mikoikoi; New Zealand iris; creeping iris
Evergreen herbaceous perennial, endemic to New Zealand, named after Dutch botanist Madame Libert. The specific epithet 'peregrinans' is derived from the Latin word for 'to wander', and alludes to the fact that Libertia peregrinans spreads via rhizomes from which new leaves emerge. Stiff, upright foliage, arranged in fans. In full sun, the leaves are predominantly orange in colour, intensifying during the colder months. In partial shade they are olive green with shades of orange or copper, and in full shade the foliage is green. Flowering in spring with panicles of white flowers, 1-3 cm across, followed by green barrel-shaped capsules, gradually turning orange, yellow or black.
Libertia peregrinans used to be widespread in New Zealand along the coast and margins of swamps, but has declined due to changes in (and/or loss of) its natural habitat. Is is however very common in cultivation.
A position in full sun is best for the brightest foliage colour, but will also grow happily in partial shade. Any well-draining soil. Tolerates wind and dry conditions. Suitable for coastal gardens. Very easy to propagate by means of division. Frost-hardy to about -12 deg Celsius (Zones 8-10).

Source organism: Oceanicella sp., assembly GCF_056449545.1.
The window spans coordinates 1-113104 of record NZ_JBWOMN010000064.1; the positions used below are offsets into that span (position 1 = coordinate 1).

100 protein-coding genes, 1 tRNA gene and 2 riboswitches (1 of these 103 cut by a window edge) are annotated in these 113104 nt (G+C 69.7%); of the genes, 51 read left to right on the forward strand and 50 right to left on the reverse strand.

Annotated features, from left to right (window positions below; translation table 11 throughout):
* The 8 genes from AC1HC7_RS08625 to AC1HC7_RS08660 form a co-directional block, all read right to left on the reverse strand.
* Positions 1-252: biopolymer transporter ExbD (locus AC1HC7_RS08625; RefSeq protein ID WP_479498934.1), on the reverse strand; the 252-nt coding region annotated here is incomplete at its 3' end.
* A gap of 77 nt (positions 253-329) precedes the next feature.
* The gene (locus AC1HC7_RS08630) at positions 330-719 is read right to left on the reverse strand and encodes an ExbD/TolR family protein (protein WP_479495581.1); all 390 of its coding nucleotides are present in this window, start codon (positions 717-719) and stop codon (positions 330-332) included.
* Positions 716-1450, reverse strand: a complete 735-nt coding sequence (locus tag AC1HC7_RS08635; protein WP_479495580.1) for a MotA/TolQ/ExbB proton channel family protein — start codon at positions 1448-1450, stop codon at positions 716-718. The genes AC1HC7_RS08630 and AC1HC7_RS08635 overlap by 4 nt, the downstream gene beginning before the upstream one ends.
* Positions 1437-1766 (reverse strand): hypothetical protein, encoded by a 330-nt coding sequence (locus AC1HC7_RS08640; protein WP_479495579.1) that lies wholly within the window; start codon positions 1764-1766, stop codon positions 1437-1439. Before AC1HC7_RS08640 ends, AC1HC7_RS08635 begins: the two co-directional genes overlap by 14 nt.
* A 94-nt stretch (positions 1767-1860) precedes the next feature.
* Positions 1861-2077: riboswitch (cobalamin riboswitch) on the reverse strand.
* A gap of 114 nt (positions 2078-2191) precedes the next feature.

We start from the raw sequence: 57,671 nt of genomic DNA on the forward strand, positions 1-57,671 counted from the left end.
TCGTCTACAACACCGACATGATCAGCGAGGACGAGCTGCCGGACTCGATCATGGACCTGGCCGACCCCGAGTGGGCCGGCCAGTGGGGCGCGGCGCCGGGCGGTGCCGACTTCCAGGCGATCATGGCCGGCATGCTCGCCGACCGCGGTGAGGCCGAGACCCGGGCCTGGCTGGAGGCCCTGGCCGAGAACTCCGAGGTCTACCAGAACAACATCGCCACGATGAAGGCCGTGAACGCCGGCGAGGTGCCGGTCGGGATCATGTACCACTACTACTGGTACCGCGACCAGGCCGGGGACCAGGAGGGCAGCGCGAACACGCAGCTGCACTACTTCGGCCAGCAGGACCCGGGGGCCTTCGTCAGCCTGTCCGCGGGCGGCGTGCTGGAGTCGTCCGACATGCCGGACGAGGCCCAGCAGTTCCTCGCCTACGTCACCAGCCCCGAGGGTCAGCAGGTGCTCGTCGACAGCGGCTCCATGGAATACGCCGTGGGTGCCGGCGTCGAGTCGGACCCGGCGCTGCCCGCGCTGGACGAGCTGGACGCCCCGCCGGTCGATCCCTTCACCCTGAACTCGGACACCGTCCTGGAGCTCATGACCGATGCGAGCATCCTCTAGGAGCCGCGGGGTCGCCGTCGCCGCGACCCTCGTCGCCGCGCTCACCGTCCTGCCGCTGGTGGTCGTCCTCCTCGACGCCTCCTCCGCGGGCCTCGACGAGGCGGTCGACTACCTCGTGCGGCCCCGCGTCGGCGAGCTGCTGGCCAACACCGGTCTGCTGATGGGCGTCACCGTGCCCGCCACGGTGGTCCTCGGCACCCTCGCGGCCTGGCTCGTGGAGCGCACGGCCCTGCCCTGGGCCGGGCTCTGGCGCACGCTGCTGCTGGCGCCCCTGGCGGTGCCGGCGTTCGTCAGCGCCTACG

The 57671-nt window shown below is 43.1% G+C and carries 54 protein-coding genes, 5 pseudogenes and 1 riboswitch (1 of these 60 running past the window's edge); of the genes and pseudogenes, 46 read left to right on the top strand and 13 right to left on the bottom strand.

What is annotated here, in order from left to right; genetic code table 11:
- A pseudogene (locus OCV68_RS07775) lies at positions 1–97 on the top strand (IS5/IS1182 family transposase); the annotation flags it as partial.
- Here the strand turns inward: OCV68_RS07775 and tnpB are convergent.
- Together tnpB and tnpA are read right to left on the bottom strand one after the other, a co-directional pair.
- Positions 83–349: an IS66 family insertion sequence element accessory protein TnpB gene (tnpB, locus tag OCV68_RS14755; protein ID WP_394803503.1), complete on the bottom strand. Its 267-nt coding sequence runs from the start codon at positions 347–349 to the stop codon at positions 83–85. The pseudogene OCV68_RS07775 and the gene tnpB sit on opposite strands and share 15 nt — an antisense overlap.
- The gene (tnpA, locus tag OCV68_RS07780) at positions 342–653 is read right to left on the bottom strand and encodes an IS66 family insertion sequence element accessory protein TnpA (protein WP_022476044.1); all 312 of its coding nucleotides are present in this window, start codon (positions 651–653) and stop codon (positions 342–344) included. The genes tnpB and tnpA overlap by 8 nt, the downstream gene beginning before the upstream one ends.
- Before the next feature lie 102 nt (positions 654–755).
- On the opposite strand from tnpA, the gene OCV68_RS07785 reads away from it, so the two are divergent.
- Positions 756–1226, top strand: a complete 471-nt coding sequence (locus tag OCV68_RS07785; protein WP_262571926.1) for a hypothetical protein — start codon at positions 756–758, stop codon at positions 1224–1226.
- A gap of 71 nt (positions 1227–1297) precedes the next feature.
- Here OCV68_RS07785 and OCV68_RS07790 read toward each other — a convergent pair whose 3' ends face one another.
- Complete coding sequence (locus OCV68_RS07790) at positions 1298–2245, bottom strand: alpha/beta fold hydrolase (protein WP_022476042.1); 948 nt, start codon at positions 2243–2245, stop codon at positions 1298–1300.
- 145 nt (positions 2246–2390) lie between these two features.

Looks great when planted in groups, making a bold, bright statement, in particular during winter. Libertia peregrinans spreads easily by itself, so if you wish to contain it in a particular area in your garden, make sure you remove the new tufts of leaves (including their roots) that spring up at various distances from the mother plant.
Type of plantHerbaceous - Perennial
Size0.4 m x 0.4 m
Landscape Usefoliage colour, ground cover, coastal gardens
- Temperature: Hardy
- Light: Medium High
- Moisture: Low Medium
- Soil: Light Medium Heavy
- Wind tolerance: High
- Coastal tolerance: High